The 'Second Disaster': Making Well-Intentioned Donations Useful After a crisis, not all of the help that's given is necessary: People send stuffed animals when they should be sending diapers. New ways of managing donations are now getting the appropriate help.
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The 'Second Disaster': Making Well-Intentioned Donations Useful

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The 'Second Disaster': Making Well-Intentioned Donations Useful

The 'Second Disaster': Making Well-Intentioned Donations Useful

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  • <iframe src="" width="100%" height="290" frameborder="0" scrolling="no" title="NPR embedded audio player">
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The earthquake in Haiti brought billions of dollars in humanitarian aid. It also prompted tons of well-meaning but essentially, unneeded donations - old clothes, blankets, even yoga mats. As NPR's Pam Fessler reports, people involved in disaster relief are looking for new ways to avoid an old and recurring problem.

PAM FESSLER, BYLINE: Soon after the earthquake hit Haiti, the lobby of the American Red Cross building in Washington, D.C., was filled with donated clothes and other items. Meghan O'Hara, who oversees in-kind donations for the Red Cross, says one package, in particular, sticks in her mind. It contained random things.

MEGHAN O'HARA: Frisbees and knitted hats, and a couple of those reindeer antlers that you would put on your dog's head at the holidays.

FESSLER: She says someone clearly wanted to help. They mailed the box from Germany, but all O'Hara could think was...

O'HARA: Wow. That 60 or $70 could have been sent to so many different organizations, to help out in so many different ways; and now, we have a box of Frisbees.

FESSLER: Disaster relief groups call this the second disaster - the flood of unwanted donations, despite repeated requests for cash. People are looking for new ways to bridge that gap between what donors give and victims need. And one of the more interesting ideas came recently from an unlikely source - three young friends who walked in off the street, to volunteer in New York after Superstorm Sandy.

JOHN HEGGESTUEN: Really, our goal was just to make some sandwiches, or something like that, and then go home. And that would kind of be it.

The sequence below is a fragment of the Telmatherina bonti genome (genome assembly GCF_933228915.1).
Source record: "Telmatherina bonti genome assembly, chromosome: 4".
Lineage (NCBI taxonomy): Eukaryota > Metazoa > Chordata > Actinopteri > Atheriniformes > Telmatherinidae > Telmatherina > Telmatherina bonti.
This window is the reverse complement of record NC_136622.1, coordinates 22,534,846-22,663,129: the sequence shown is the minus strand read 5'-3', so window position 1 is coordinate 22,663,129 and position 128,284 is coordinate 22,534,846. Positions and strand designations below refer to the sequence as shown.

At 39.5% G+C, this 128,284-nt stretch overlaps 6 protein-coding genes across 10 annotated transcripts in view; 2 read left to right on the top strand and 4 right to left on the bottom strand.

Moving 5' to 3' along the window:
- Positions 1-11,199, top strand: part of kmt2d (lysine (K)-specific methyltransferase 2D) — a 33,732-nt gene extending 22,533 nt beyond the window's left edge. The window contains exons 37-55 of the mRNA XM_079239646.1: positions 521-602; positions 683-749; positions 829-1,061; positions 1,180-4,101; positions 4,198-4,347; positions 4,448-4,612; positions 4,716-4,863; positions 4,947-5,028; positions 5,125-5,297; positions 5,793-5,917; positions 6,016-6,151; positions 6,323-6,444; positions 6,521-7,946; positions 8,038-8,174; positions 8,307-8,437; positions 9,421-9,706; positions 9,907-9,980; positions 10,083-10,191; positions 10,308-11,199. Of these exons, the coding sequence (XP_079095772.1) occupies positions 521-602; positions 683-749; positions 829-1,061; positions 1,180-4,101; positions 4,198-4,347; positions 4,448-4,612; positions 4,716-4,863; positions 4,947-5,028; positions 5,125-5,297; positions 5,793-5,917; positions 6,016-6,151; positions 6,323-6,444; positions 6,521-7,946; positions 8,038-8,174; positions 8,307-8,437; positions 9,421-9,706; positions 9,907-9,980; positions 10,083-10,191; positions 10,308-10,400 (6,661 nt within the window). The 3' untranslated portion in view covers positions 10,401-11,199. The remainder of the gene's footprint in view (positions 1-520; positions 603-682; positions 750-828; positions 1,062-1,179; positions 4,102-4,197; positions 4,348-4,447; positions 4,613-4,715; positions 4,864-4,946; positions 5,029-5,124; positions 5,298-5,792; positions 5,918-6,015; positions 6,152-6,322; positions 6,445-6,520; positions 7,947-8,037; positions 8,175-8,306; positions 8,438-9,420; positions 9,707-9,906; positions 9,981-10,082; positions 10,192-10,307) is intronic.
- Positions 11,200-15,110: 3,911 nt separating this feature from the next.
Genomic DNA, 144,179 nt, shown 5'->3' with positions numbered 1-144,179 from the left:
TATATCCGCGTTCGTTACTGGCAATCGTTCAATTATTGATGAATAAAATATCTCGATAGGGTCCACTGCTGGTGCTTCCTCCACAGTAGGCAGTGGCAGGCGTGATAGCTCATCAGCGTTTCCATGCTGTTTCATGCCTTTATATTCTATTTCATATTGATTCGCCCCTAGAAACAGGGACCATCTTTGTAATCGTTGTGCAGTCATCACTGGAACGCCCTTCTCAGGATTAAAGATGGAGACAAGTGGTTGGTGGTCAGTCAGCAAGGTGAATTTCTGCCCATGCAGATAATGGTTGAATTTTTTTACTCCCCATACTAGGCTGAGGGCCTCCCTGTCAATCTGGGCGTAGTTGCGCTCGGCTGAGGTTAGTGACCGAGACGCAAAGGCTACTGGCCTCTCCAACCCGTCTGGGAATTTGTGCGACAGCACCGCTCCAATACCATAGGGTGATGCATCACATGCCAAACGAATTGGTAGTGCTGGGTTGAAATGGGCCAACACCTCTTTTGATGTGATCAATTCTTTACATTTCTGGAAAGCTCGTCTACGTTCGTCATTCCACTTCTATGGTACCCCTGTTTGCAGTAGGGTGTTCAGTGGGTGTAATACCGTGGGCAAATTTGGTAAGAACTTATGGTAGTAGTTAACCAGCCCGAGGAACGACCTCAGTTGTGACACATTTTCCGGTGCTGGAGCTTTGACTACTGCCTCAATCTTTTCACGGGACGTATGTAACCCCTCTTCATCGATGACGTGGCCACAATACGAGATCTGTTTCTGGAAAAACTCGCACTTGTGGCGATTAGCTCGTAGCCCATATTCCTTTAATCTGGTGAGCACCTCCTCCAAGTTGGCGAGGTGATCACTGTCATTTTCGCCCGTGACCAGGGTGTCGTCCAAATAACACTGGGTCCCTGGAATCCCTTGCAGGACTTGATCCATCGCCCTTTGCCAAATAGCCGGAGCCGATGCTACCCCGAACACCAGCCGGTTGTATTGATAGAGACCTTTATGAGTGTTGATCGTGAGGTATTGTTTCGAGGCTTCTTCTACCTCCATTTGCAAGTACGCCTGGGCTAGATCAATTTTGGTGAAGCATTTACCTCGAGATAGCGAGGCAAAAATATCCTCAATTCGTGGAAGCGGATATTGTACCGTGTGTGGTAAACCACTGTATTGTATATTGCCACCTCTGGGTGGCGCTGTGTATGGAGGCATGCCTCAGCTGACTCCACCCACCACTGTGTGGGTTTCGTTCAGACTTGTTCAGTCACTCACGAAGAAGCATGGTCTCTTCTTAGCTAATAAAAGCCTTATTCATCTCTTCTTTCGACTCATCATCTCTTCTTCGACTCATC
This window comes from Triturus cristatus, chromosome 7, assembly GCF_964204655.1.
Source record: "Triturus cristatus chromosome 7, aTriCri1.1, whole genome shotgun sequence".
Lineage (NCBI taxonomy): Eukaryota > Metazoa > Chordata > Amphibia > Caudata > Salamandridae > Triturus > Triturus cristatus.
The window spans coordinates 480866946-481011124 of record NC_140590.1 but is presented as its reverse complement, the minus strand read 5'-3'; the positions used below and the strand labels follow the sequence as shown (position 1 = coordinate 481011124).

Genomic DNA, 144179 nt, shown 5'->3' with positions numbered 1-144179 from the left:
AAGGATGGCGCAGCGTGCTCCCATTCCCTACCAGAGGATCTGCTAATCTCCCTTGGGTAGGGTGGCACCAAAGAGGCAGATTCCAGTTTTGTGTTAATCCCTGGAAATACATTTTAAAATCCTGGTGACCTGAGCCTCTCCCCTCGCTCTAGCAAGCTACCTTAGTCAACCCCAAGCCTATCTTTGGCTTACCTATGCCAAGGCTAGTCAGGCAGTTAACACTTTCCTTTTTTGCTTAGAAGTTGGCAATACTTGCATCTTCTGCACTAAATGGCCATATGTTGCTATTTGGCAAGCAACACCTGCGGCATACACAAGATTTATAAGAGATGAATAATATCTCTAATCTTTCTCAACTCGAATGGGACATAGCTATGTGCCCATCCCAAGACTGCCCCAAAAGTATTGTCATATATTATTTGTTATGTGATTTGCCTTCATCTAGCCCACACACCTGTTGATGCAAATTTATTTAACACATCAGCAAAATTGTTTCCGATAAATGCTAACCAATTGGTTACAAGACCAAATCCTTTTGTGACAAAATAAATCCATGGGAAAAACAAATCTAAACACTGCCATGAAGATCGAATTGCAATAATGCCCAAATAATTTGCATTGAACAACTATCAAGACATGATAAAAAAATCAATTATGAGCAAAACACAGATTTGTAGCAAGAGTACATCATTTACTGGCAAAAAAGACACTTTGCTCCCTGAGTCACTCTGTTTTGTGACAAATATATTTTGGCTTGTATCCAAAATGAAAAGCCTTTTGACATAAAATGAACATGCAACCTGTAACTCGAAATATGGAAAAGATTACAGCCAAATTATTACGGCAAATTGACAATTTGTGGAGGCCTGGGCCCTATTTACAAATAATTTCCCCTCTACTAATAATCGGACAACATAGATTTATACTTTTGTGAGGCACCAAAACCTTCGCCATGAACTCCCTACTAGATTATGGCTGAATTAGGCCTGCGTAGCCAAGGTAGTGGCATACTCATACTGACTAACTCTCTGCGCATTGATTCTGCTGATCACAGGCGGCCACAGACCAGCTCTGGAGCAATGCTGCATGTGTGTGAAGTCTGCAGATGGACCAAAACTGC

FESSLER: But 25-year-old John Heggestuen says he and his friends were quickly swept up in the relief efforts of Occupy Sandy, an offshoot of Occupy Wall Street. They also soon realized that the operation could be improved. Donated clothes were pouring in, but victims needed diapers and cleaning supplies.

HEGGESTUEN: My friend Alex just said something along the lines of, you know, they need something like a wedding registry. And as soon as I heard that, it clicked with me. I knew that was a great idea.

FESSLER: So Heggestuen borrowed a laptop, and immediately set up a registry on He listed items that Occupy Sandy needed, and that donors could quickly purchase. The response was overwhelming - more than a million dollars' worth of donated goods, including some pretty expensive ones, like generators.

HEGGESTUEN: All of these things were bought right away. It was just amazing.

FESSLER: Now, Occupy Sandy has another online site, where people can fund a particular cleanup project and keep tabs on how their money is spent. Bob Ottenhoff says this addresses what's often another big problem in disaster giving.

BOB OTTENHOFF: Individual donors don't know why they're giving, or have unrealistic expectations about their gift.

FESSLER: Which is one reason why a group of foundations and donors recently formed the Center for Disaster Philanthropy, which Ottenhoff now runs. Their goal is to figure out how best to help disaster victims over the long run.

OTTENHOFF: There's so much energy, so much generosity, so much passion that goes into disaster relief; we sometimes forget that once the disaster is over, the long, hard work of recovery and rebuilding still needs to get done.

FESSLER: And that could mean providing help with housing, or services like day care. The center has collected $600,000 for Sandy relief, so far; and it's now talking to those affected by the disaster, about what kind of aid they really need.

Pam Fessler, NPR News, Washington.


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